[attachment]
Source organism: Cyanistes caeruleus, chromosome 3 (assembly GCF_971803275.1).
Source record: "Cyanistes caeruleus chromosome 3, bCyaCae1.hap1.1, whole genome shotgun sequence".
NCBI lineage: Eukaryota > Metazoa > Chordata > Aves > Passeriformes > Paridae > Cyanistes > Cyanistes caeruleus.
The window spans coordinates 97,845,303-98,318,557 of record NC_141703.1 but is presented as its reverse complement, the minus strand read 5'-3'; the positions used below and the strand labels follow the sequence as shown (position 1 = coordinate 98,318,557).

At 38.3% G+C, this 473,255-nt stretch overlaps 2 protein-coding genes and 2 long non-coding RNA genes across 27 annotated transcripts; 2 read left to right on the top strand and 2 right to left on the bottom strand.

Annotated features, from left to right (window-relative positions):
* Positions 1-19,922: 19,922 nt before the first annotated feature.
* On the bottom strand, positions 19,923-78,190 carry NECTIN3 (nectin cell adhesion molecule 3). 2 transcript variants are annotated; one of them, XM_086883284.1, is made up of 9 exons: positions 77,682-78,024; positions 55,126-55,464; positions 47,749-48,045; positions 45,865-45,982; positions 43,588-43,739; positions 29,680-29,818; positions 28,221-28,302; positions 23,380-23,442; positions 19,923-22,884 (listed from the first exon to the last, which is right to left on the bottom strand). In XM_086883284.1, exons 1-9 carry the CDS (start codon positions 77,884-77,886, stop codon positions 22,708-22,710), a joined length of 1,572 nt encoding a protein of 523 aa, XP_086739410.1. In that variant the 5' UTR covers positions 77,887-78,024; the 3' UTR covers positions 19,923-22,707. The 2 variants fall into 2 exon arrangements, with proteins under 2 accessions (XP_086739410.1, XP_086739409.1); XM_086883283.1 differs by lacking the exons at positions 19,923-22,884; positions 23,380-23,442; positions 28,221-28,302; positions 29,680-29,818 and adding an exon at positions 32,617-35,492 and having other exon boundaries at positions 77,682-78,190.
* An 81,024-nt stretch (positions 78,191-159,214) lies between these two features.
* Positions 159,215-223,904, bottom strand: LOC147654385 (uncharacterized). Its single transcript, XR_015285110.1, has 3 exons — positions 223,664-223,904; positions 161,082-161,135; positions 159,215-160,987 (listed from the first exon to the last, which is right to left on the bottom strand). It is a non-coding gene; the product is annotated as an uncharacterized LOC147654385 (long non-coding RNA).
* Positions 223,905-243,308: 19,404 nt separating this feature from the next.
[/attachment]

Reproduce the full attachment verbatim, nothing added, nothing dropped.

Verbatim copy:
Source organism: Cyanistes caeruleus, chromosome 3 (assembly GCF_971803275.1).
Source record: "Cyanistes caeruleus chromosome 3, bCyaCae1.hap1.1, whole genome shotgun sequence".
NCBI lineage: Eukaryota > Metazoa > Chordata > Aves > Passeriformes > Paridae > Cyanistes > Cyanistes caeruleus.
The window spans coordinates 97,845,303-98,318,557 of record NC_141703.1 but is presented as its reverse complement, the minus strand read 5'-3'; the positions used below and the strand labels follow the sequence as shown (position 1 = coordinate 98,318,557).

At 38.3% G+C, this 473,255-nt stretch overlaps 2 protein-coding genes and 2 long non-coding RNA genes across 27 annotated transcripts; 2 read left to right on the top strand and 2 right to left on the bottom strand.

Annotated features, from left to right (window-relative positions):
* Positions 1-19,922: 19,922 nt before the first annotated feature.
* On the bottom strand, positions 19,923-78,190 carry NECTIN3 (nectin cell adhesion molecule 3). 2 transcript variants are annotated; one of them, XM_086883284.1, is made up of 9 exons: positions 77,682-78,024; positions 55,126-55,464; positions 47,749-48,045; positions 45,865-45,982; positions 43,588-43,739; positions 29,680-29,818; positions 28,221-28,302; positions 23,380-23,442; positions 19,923-22,884 (listed from the first exon to the last, which is right to left on the bottom strand). In XM_086883284.1, exons 1-9 carry the CDS (start codon positions 77,884-77,886, stop codon positions 22,708-22,710), a joined length of 1,572 nt encoding a protein of 523 aa, XP_086739410.1. In that variant the 5' UTR covers positions 77,887-78,024; the 3' UTR covers positions 19,923-22,707. The 2 variants fall into 2 exon arrangements, with proteins under 2 accessions (XP_086739410.1, XP_086739409.1); XM_086883283.1 differs by lacking the exons at positions 19,923-22,884; positions 23,380-23,442; positions 28,221-28,302; positions 29,680-29,818 and adding an exon at positions 32,617-35,492 and having other exon boundaries at positions 77,682-78,190.
* An 81,024-nt stretch (positions 78,191-159,214) lies between these two features.
* Positions 159,215-223,904, bottom strand: LOC147654385 (uncharacterized). Its single transcript, XR_015285110.1, has 3 exons — positions 223,664-223,904; positions 161,082-161,135; positions 159,215-160,987 (listed from the first exon to the last, which is right to left on the bottom strand). It is a non-coding gene; the product is annotated as an uncharacterized LOC147654385 (long non-coding RNA).
* Positions 223,905-243,308: 19,404 nt separating this feature from the next.